On Friday, our pilgrimage group dispersed in different directions. A number of people went to the catechesis session and Mass. Another group visited the Divine Mercy Shrine and the St John Paul II Shrine in Lagiewniki, just out of Krakow.
I was amongst the group that visited the Shrines. The St John Paul II Shrine was built on the premises of a former soda factory where Karol Wojtyla, the future Pope, worked during WWII. There is a museum, lodge and conference centre on site but we only went inside the beautiful, light-filled church. The walls are covered in glorious mosaic tiles that form scenes from the gospels. A relic of John Paul II’s blood resides on the high altar. As you make your way around the various side chapels, you eventually come to the cassock Pope John II was wearing on 13 May 1981, during the attempted assassination, the multiple blood stains visible.
As always, there were large groups of pilgrims on the grounds playing music and singing. Some of our pilgrims joined in, dancing and clapping around the musicians in an ever-moving circle. The uniqueness of this journey struck me again, as it has so many times during WYD Week. Where else can you be just walking one minute and dancing the next with people from all around the world? Where else can you communicate so easily with people who don’t speak the same language? It’s the faith that unites people and the spontaneous displays are too many to recount.
After we visited the JPII Shrine we crossed a large meadow to the Divine Mercy Shrine which includes the Basilica as well as a 19th century convent and chapel, which is home to the most well-known painting of the Image of the Merciful Jesus (as requested by Jesus via St Faustina). This place is normally visited by 2 million pilgrims every year, although because of WYD that number will probably double this year. The Sisters of Our Lady of Mercy work at the Shrine with 100 living there.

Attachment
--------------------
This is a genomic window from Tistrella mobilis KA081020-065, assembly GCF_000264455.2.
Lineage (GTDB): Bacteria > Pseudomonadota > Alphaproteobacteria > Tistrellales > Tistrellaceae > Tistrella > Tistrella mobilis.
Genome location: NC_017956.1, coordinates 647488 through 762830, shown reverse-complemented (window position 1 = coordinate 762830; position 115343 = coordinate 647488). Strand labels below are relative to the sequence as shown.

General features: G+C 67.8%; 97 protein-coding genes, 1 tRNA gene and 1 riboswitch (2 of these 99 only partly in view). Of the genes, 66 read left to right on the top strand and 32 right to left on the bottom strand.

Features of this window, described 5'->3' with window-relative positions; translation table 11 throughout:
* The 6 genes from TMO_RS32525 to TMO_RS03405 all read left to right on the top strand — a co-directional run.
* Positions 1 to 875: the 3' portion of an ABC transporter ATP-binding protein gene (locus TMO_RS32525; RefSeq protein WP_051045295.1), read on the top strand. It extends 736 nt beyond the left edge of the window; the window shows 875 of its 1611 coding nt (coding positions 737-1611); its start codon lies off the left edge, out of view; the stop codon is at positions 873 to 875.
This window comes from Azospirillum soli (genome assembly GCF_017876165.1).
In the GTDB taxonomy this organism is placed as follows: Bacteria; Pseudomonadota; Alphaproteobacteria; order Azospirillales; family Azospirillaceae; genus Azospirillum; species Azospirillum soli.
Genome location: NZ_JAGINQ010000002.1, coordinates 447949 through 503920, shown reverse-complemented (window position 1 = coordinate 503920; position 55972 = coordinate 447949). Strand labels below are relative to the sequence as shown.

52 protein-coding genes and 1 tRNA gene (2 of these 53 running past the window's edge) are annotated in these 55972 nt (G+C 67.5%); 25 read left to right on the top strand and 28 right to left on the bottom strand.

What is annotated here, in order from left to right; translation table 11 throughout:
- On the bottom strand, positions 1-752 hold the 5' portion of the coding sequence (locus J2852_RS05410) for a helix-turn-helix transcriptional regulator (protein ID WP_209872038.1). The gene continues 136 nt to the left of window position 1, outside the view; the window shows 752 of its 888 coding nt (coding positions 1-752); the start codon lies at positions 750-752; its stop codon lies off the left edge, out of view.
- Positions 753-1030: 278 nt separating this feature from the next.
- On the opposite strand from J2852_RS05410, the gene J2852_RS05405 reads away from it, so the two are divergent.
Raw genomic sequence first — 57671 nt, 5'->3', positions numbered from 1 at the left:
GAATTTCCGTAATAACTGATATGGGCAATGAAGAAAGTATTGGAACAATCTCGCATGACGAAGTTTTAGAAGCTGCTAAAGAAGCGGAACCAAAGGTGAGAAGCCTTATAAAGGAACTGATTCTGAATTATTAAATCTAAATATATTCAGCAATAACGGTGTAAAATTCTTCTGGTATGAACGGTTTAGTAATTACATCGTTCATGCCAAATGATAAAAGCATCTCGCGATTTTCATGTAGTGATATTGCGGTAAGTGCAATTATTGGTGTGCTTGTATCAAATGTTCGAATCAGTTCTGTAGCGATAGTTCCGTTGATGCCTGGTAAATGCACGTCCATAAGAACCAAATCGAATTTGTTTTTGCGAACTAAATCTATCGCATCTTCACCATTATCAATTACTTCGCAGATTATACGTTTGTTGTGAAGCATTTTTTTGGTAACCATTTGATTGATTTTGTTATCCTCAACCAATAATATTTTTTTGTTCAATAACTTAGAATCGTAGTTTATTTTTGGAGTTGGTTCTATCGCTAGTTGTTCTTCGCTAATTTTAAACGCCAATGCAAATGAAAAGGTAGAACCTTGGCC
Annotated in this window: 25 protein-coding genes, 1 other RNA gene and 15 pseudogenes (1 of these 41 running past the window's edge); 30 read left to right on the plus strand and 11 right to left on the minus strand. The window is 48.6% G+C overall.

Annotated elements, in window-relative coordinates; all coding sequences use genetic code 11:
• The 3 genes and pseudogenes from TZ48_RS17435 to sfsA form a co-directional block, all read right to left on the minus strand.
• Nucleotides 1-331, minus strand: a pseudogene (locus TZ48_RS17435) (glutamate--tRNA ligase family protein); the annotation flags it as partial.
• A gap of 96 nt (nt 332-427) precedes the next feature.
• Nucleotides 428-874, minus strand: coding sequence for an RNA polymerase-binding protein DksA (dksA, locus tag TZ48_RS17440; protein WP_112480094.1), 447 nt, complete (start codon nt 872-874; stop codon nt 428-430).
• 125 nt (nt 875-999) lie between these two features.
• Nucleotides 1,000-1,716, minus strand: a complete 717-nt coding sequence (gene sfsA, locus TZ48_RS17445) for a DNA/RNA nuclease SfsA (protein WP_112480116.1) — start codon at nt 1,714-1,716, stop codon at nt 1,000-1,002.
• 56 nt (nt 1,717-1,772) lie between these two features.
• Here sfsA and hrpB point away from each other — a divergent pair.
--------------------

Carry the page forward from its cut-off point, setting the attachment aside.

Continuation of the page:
Since St Faustina, along with St John Paul II, is patron of this WYD and the theme centres on mercy, it was really interesting to find out more about Divine Mercy and the Saints behind this devotion. While preparing for our pilgrimage, and throughout WYD, we have been singing the Divine Mercy Chaplet and listening to Pope Francis and the Cardinals and Archbishops talk to us about mercy so it was important to visit this place to give context to all that we had heard.
The Basilica is shaped like a ship, or the Ark of the Covenant, and can accommodate a congregation of 5000 people. A copy of the image of Divine Mercy is behind the altar.
I spoke to Michael and Robbie Turton about the catechesis and they filled me in on what we missed, which was a very special talk by Archbishop Christopher Prowse from Canberra-Goulburn.
“Archbishop Prowse, without being ‘over the top’, was really charismatic. He spoke about why Mary is so important; how she’s the way to Jesus. She was the first pilgrim. He used a number of analogies to describe Mary’s relationship to Jesus. He’s the sun and she’s the moon; she reflects his light to us. Another analogy was Mary as the eagle, pushing Jesus out of the nest to commence his work on earth.
“Archbishop Prowse encouraged us to be silent witnesses when we return home to everything that has happened during WYD. He said that if we let people notice the change in us through our attitude and actions, then they will come to us and ask about the change. Then we can talk about it.